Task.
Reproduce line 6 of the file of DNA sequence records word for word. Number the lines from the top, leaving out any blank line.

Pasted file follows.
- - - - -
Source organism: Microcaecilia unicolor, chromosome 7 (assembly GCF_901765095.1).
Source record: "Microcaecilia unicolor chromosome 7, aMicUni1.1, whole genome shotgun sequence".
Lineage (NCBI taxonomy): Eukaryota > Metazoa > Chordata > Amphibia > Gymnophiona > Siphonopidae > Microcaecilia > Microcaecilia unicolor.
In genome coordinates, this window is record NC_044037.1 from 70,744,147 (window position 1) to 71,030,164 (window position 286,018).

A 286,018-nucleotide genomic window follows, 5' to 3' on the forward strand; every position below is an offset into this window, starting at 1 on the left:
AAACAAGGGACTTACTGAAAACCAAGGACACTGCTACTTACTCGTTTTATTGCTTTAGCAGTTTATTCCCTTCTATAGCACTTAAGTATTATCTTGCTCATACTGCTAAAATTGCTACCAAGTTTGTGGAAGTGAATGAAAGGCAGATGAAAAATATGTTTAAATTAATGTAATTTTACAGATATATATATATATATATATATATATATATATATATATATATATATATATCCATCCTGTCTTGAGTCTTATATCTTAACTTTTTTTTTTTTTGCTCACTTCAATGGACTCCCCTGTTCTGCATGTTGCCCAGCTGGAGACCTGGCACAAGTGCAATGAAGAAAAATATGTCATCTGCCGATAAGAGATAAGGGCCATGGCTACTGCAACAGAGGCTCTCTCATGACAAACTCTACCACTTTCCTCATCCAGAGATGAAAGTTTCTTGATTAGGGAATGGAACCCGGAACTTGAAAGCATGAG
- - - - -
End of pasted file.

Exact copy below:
AAACAAGGGACTTACTGAAAACCAAGGACACTGCTACTTACTCGTTTTATTGCTTTAGCAGTTTATTCCCTTCTATAGCACTTAAGTATTATCTTGCTCATACTGCTAAAATTGCTACCAAGTTTGTGGAAGTGAATGAAAGGCAGATGAAAAATATGTTTAAATTAATGTAATTTTACAGATATATATATATATATATATATATATATATATATATATATATATATATATCCATCCTGTCTTGAGTCTTATATCTTAACTTTTTTTTTTTTTGCTCACTTCAATGGACTCCCCTGTTCTGCATGTTGCCCAGCTGGAGACCTGGCACAAGTGCAATGAAGAAAAATATGTCATCTGCCGATAAGAGATAAGGGCCATGGCTACTGCAACAGAGGCTCTCTCATGACAAACTCTACCACTTTCCTCATCCAGAGATGAAAGTTTCTTGATTAGGGAATGGAACCCGGAACTTGAAAGCATGAG